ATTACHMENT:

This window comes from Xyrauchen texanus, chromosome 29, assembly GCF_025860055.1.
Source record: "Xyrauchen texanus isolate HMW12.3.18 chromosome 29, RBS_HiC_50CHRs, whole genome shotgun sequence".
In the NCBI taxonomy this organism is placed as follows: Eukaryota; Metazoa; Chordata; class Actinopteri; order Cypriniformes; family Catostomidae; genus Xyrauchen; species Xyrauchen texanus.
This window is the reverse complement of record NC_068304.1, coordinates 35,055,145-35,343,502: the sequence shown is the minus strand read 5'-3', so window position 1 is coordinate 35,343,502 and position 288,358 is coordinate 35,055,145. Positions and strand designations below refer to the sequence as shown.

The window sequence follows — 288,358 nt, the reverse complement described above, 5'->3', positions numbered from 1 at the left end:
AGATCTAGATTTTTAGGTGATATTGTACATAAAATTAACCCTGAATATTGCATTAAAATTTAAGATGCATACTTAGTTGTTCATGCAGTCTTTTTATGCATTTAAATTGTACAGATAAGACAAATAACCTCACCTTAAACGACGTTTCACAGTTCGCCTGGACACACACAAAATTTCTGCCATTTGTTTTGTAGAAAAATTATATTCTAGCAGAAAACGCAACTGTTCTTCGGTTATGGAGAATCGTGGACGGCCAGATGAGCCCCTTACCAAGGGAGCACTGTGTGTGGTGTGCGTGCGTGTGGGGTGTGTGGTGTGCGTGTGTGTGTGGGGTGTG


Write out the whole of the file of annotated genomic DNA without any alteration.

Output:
This window comes from Xyrauchen texanus, chromosome 29, assembly GCF_025860055.1.
Source record: "Xyrauchen texanus isolate HMW12.3.18 chromosome 29, RBS_HiC_50CHRs, whole genome shotgun sequence".
In the NCBI taxonomy this organism is placed as follows: Eukaryota; Metazoa; Chordata; class Actinopteri; order Cypriniformes; family Catostomidae; genus Xyrauchen; species Xyrauchen texanus.
This window is the reverse complement of record NC_068304.1, coordinates 35,055,145-35,343,502: the sequence shown is the minus strand read 5'-3', so window position 1 is coordinate 35,343,502 and position 288,358 is coordinate 35,055,145. Positions and strand designations below refer to the sequence as shown.

The window sequence follows — 288,358 nt, the reverse complement described above, 5'->3', positions numbered from 1 at the left end:
AGATCTAGATTTTTAGGTGATATTGTACATAAAATTAACCCTGAATATTGCATTAAAATTTAAGATGCATACTTAGTTGTTCATGCAGTCTTTTTATGCATTTAAATTGTACAGATAAGACAAATAACCTCACCTTAAACGACGTTTCACAGTTCGCCTGGACACACACAAAATTTCTGCCATTTGTTTTGTAGAAAAATTATATTCTAGCAGAAAACGCAACTGTTCTTCGGTTATGGAGAATCGTGGACGGCCAGATGAGCCCCTTACCAAGGGAGCACTGTGTGTGGTGTGCGTGCGTGTGGGGTGTGTGGTGTGCGTGTGTGTGTGGGGTGTG